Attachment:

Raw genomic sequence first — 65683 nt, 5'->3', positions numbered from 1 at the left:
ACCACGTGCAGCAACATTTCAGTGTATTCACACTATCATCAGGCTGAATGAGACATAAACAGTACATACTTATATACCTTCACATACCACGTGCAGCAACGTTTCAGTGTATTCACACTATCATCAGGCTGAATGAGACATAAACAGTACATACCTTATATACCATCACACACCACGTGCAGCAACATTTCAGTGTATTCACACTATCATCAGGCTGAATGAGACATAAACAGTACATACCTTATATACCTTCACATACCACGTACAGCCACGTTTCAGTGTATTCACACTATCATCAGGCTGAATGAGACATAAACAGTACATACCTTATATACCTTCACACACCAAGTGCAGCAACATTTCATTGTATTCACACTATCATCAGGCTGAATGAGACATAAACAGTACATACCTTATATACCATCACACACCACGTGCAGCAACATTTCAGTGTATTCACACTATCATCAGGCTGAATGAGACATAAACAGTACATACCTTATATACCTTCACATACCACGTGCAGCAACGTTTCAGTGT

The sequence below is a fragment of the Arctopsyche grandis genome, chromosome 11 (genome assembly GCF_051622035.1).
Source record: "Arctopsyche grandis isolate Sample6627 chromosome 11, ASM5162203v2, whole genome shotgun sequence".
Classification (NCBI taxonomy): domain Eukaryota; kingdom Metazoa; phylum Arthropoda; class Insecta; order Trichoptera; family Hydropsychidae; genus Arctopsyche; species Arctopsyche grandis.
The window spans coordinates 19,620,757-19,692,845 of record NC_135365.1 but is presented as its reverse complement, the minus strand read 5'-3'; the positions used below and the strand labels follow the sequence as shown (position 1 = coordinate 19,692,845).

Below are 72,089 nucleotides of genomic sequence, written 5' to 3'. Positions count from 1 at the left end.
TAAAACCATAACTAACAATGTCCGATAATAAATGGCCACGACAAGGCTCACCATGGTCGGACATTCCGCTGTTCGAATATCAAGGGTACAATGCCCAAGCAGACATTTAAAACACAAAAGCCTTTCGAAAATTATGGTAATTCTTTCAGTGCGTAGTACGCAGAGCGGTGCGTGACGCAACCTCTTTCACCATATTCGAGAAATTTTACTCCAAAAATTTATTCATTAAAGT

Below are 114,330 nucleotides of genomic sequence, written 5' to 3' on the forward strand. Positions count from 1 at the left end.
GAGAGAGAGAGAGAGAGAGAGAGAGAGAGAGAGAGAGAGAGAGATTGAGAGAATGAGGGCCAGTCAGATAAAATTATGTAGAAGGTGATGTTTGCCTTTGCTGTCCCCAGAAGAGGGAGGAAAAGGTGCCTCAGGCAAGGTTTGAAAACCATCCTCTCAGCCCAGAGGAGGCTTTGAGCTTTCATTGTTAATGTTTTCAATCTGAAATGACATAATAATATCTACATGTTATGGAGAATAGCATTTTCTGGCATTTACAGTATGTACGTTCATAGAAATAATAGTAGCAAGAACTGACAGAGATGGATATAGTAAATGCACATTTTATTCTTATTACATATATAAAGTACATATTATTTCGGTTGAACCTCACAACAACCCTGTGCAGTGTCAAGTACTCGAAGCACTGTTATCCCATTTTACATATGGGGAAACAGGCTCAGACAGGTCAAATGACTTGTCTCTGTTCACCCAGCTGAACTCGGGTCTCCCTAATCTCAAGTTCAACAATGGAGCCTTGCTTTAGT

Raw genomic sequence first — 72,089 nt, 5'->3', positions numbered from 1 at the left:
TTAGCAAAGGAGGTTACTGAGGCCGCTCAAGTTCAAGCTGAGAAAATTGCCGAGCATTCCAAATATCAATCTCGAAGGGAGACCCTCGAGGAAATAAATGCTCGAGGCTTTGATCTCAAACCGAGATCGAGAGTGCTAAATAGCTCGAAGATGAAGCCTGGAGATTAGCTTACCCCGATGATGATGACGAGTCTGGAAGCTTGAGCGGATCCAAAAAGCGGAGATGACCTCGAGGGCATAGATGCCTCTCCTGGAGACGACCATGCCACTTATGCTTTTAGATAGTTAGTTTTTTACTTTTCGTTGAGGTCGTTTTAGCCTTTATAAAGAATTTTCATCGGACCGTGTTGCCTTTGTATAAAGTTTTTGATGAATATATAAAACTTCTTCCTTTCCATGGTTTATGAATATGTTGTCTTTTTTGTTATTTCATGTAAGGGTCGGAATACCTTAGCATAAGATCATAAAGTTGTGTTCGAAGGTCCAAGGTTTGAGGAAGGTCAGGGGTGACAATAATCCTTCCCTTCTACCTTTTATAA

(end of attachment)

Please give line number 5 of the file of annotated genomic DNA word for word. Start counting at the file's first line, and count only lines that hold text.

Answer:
Classification (NCBI taxonomy): domain Eukaryota; kingdom Metazoa; phylum Arthropoda; class Insecta; order Trichoptera; family Hydropsychidae; genus Arctopsyche; species Arctopsyche grandis.